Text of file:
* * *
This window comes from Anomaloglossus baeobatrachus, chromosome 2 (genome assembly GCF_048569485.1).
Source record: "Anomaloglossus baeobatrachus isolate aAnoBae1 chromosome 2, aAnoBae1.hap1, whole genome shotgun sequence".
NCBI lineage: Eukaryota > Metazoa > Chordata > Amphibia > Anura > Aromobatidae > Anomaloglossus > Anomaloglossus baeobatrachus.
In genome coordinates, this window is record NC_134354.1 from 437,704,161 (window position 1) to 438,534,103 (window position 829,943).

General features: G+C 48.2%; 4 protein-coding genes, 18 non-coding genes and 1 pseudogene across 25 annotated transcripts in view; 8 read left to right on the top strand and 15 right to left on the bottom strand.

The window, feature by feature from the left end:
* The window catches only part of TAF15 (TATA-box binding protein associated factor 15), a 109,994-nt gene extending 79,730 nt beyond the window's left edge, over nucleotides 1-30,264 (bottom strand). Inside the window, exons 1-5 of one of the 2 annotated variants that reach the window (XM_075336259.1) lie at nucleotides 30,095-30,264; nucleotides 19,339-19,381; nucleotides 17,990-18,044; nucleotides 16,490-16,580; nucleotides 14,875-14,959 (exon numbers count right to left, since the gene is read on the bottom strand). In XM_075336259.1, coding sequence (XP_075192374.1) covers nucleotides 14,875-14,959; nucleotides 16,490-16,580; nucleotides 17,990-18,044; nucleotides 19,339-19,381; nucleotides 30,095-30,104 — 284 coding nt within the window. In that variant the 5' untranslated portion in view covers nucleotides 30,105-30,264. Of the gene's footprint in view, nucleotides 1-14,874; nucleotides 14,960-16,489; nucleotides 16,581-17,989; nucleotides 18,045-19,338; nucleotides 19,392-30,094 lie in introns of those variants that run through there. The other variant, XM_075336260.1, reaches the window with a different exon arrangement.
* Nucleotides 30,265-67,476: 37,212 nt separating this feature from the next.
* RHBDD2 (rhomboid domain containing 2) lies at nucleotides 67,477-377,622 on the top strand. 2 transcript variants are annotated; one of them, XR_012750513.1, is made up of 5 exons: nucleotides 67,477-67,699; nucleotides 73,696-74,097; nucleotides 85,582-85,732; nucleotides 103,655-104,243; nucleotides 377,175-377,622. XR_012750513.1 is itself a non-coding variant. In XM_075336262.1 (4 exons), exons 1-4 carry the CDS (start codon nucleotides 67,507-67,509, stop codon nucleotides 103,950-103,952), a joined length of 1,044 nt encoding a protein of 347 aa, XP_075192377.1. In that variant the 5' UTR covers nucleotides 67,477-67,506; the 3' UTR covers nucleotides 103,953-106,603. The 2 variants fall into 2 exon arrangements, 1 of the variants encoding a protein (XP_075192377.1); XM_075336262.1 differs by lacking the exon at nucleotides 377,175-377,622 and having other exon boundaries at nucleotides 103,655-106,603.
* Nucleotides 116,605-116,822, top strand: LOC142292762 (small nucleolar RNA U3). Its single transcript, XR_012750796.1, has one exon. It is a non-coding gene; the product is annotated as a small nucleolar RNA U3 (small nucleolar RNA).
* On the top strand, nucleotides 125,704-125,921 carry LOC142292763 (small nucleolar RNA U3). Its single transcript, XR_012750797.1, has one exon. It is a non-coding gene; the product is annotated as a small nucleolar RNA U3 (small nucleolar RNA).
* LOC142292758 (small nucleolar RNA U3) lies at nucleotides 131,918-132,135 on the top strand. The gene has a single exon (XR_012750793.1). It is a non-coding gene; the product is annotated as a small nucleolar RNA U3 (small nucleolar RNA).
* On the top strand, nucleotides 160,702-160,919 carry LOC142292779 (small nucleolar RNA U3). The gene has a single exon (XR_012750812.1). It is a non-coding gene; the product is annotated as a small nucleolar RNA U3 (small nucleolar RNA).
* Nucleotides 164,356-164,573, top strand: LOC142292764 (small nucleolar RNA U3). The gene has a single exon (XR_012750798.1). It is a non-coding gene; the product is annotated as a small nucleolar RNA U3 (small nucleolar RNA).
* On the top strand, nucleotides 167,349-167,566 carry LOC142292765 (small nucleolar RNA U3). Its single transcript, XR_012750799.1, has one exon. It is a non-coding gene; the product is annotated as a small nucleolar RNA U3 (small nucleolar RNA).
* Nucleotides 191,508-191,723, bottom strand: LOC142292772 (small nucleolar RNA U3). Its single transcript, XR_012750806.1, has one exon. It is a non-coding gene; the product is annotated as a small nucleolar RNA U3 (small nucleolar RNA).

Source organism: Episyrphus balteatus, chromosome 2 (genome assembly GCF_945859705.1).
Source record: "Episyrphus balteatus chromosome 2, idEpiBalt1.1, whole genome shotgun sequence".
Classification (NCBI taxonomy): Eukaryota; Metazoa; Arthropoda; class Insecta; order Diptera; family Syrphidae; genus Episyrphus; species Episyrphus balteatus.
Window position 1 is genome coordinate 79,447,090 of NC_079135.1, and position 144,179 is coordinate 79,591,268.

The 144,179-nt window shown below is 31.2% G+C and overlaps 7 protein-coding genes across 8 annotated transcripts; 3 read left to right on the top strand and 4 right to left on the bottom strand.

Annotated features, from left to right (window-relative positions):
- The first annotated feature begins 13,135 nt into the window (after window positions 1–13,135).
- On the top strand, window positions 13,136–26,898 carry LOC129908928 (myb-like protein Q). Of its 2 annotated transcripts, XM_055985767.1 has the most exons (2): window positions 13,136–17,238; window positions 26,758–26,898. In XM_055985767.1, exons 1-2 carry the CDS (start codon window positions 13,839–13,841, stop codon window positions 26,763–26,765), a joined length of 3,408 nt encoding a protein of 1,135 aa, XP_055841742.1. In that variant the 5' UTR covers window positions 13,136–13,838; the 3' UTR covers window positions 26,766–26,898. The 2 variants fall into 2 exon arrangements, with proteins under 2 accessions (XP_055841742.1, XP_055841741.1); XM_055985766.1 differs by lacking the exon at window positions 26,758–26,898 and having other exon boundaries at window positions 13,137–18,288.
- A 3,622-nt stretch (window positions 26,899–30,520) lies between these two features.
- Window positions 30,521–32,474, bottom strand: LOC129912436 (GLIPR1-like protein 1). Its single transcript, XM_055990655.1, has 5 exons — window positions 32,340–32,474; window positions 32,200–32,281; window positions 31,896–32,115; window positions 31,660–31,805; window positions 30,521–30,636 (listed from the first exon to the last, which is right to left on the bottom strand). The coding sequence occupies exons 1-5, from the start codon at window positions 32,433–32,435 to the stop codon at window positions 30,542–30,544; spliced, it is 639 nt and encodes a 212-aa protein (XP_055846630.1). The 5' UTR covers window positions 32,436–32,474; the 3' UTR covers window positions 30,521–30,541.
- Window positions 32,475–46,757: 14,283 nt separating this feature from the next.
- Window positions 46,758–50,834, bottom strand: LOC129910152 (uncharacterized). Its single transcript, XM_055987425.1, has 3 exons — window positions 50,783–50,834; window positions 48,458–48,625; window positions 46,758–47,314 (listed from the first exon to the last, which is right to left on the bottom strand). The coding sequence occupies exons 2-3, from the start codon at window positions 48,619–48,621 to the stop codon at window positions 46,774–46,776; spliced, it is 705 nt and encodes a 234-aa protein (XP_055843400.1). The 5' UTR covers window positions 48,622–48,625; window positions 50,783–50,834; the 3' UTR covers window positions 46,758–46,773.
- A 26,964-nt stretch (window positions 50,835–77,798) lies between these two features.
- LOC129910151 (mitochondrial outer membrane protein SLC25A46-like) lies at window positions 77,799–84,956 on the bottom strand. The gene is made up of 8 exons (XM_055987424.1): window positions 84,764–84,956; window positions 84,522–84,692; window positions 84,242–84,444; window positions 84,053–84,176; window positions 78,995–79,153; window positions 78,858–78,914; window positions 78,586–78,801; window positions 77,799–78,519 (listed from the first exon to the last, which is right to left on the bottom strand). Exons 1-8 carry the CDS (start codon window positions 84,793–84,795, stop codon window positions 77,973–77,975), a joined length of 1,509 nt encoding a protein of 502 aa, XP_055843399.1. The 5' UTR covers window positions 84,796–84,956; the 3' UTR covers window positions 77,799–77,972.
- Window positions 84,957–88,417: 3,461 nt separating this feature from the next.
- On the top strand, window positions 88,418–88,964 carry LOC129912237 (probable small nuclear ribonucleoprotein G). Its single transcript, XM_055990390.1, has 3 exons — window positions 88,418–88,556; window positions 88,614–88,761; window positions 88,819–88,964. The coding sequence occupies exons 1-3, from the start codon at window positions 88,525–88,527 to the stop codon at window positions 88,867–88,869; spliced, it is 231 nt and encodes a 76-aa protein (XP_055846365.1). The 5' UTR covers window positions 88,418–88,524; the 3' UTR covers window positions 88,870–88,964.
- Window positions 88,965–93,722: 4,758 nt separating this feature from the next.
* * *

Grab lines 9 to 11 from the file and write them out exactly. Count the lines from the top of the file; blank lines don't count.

* RHBDD2 (rhomboid domain containing 2) lies at nucleotides 67,477-377,622 on the top strand. 2 transcript variants are annotated; one of them, XR_012750513.1, is made up of 5 exons: nucleotides 67,477-67,699; nucleotides 73,696-74,097; nucleotides 85,582-85,732; nucleotides 103,655-104,243; nucleotides 377,175-377,622. XR_012750513.1 is itself a non-coding variant. In XM_075336262.1 (4 exons), exons 1-4 carry the CDS (start codon nucleotides 67,507-67,509, stop codon nucleotides 103,950-103,952), a joined length of 1,044 nt encoding a protein of 347 aa, XP_075192377.1. In that variant the 5' UTR covers nucleotides 67,477-67,506; the 3' UTR covers nucleotides 103,953-106,603. The 2 variants fall into 2 exon arrangements, 1 of the variants encoding a protein (XP_075192377.1); XM_075336262.1 differs by lacking the exon at nucleotides 377,175-377,622 and having other exon boundaries at nucleotides 103,655-106,603.
* Nucleotides 116,605-116,822, top strand: LOC142292762 (small nucleolar RNA U3). Its single transcript, XR_012750796.1, has one exon. It is a non-coding gene; the product is annotated as a small nucleolar RNA U3 (small nucleolar RNA).
* On the top strand, nucleotides 125,704-125,921 carry LOC142292763 (small nucleolar RNA U3). Its single transcript, XR_012750797.1, has one exon. It is a non-coding gene; the product is annotated as a small nucleolar RNA U3 (small nucleolar RNA).